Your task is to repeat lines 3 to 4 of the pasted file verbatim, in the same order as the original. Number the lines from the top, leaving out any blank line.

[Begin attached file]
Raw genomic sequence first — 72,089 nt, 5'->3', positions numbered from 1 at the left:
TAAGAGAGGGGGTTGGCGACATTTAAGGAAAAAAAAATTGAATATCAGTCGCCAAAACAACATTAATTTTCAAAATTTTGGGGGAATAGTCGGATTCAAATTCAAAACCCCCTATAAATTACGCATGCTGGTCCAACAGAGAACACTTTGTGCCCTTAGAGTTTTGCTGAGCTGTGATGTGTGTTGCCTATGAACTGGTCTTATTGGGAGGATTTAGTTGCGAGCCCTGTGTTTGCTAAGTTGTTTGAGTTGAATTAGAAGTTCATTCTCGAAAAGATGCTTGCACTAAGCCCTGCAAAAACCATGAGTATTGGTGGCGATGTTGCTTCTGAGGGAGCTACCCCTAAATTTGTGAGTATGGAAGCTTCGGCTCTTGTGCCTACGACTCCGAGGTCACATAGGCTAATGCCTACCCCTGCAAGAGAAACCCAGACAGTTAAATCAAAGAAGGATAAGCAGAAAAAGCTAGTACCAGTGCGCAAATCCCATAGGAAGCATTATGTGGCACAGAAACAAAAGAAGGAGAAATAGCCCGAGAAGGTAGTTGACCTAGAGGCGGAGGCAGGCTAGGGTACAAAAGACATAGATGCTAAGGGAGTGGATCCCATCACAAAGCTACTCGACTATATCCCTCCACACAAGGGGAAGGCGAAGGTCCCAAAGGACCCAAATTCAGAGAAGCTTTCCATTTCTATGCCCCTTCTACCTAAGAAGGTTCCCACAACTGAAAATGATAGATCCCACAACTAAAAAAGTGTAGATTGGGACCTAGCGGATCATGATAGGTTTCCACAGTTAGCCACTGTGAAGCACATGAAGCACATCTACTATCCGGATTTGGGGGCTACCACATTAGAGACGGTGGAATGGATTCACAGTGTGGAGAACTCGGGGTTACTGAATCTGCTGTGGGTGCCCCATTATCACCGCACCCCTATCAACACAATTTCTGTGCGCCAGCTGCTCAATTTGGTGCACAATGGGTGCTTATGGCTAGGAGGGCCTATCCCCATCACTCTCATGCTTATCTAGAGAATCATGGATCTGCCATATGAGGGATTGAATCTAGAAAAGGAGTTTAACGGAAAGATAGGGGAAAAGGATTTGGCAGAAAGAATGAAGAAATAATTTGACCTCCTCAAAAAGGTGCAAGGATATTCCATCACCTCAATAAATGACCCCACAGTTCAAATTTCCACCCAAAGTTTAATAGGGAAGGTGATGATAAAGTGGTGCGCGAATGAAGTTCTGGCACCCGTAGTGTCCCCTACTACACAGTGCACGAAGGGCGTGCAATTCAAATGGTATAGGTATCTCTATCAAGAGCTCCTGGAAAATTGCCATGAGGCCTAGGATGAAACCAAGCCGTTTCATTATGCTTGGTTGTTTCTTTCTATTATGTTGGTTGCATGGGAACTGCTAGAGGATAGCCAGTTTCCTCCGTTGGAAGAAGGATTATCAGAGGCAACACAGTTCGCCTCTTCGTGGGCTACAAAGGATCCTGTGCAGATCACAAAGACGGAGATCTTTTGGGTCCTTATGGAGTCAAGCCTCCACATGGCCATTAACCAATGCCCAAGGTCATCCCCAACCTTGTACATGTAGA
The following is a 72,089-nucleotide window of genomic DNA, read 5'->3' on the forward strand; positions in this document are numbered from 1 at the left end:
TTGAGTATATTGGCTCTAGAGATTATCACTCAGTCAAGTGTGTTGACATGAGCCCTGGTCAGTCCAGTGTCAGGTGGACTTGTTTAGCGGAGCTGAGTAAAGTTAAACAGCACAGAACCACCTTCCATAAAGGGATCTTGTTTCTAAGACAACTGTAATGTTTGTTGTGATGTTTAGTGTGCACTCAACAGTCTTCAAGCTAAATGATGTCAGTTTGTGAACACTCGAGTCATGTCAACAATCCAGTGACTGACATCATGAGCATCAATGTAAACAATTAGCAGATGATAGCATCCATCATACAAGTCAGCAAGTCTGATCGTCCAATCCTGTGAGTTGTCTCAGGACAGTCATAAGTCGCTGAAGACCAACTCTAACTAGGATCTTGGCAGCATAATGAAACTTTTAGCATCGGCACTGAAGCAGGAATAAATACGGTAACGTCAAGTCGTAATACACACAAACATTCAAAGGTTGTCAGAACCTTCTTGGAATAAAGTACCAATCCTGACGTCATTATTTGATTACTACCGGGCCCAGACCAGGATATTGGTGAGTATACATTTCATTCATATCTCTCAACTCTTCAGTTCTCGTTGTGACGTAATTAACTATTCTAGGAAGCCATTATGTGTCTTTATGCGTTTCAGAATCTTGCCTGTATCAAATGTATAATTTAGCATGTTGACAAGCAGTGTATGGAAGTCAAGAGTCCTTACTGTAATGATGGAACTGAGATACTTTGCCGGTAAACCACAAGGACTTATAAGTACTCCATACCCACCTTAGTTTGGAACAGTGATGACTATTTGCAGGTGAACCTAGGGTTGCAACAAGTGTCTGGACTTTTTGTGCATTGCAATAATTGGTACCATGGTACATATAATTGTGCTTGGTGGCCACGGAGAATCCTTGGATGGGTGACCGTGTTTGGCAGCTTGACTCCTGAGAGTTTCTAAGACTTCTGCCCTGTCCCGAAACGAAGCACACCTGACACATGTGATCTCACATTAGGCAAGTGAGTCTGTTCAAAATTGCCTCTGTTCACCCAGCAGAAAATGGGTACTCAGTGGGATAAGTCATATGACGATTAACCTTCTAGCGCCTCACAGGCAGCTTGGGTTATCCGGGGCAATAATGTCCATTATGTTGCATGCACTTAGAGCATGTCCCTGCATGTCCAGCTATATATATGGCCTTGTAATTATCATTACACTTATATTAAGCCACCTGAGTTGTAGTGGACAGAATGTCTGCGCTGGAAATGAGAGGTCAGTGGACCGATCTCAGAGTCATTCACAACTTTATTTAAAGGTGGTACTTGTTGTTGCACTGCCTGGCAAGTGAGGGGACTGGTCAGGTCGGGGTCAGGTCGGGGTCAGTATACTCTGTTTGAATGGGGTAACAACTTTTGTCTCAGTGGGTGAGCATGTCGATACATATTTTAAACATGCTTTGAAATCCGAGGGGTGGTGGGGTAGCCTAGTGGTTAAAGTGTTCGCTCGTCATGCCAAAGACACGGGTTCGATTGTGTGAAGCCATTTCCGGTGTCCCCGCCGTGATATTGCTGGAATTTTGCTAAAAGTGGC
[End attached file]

The following is a 72,089-nucleotide window of genomic DNA, read 5'->3' on the forward strand; positions in this document are numbered from 1 at the left end:
TTGAGTATATTGGCTCTAGAGATTATCACTCAGTCAAGTGTGTTGACATGAGCCCTGGTCAGTCCAGTGTCAGGTGGACTTGTTTAGCGGAGCTGAGTAAAGTTAAACAGCACAGAACCACCTTCCATAAAGGGATCTTGTTTCTAAGACAACTGTAATGTTTGTTGTGATGTTTAGTGTGCACTCAACAGTCTTCAAGCTAAATGATGTCAGTTTGTGAACACTCGAGTCATGTCAACAATCCAGTGACTGACATCATGAGCATCAATGTAAACAATTAGCAGATGATAGCATCCATCATACAAGTCAGCAAGTCTGATCGTCCAATCCTGTGAGTTGTCTCAGGACAGTCATAAGTCGCTGAAGACCAACTCTAACTAGGATCTTGGCAGCATAATGAAACTTTTAGCATCGGCACTGAAGCAGGAATAAATACGGTAACGTCAAGTCGTAATACACACAAACATTCAAAGGTTGTCAGAACCTTCTTGGAATAAAGTACCAATCCTGACGTCATTATTTGATTACTACCGGGCCCAGACCAGGATATTGGTGAGTATACATTTCATTCATATCTCTCAACTCTTCAGTTCTCGTTGTGACGTAATTAACTATTCTAGGAAGCCATTATGTGTCTTTATGCGTTTCAGAATCTTGCCTGTATCAAATGTATAATTTAGCATGTTGACAAGCAGTGTATGGAAGTCAAGAGTCCTTACTGTAATGATGGAACTGAGATACTTTGCCGGTAAACCACAAGGACTTATAAGTACTCCATACCCACCTTAGTTTGGAACAGTGATGACTATTTGCAGGTGAACCTAGGGTTGCAACAAGTGTCTGGACTTTTTGTGCATTGCAATAATTGGTACCATGGTACATATAATTGTGCTTGGTGGCCACGGAGAATCCTTGGATGGGTGACCGTGTTTGGCAGCTTGACTCCTGAGAGTTTCTAAGACTTCTGCCCTGTCCCGAAACGAAGCACACCTGACACATGTGATCTCACATTAGGCAAGTGAGTCTGTTCAAAATTGCCTCTGTTCACCCAGCAGAAAATGGGTACTCAGTGGGATAAGTCATATGACGATTAACCTTCTAGCGCCTCACAGGCAGCTTGGGTTATCCGGGGCAATAATGTCCATTATGTTGCATGCACTTAGAGCATGTCCCTGCATGTCCAGCTATATATATGGCCTTGTAATTATCATTACACTTATATTAAGCCACCTGAGTTGTAGTGGACAGAATGTCTGCGCTGGAAATGAGAGGTCAGTGGACCGATCTCAGAGTCATTCACAACTTTATTTAAAGGTGGTACTTGTTGTTGCACTGCCTGGCAAGTGAGGGGACTGGTCAGGTCGGGGTCAGGTCGGGGTCAGTATACTCTGTTTGAATGGGGTAACAACTTTTGTCTCAGTGGGTGAGCATGTCGATACATATTTTAAACATGCTTTGAAATCCGAGGGGTGGTGGGGTAGCCTAGTGGTTAAAGTGTTCGCTCGTCATGCCAAAGACACGGGTTCGATTGTGTGAAGCCATTTCCGGTGTCCCCGCCGTGATATTGCTGGAATTTTGCTAAAAGTGGC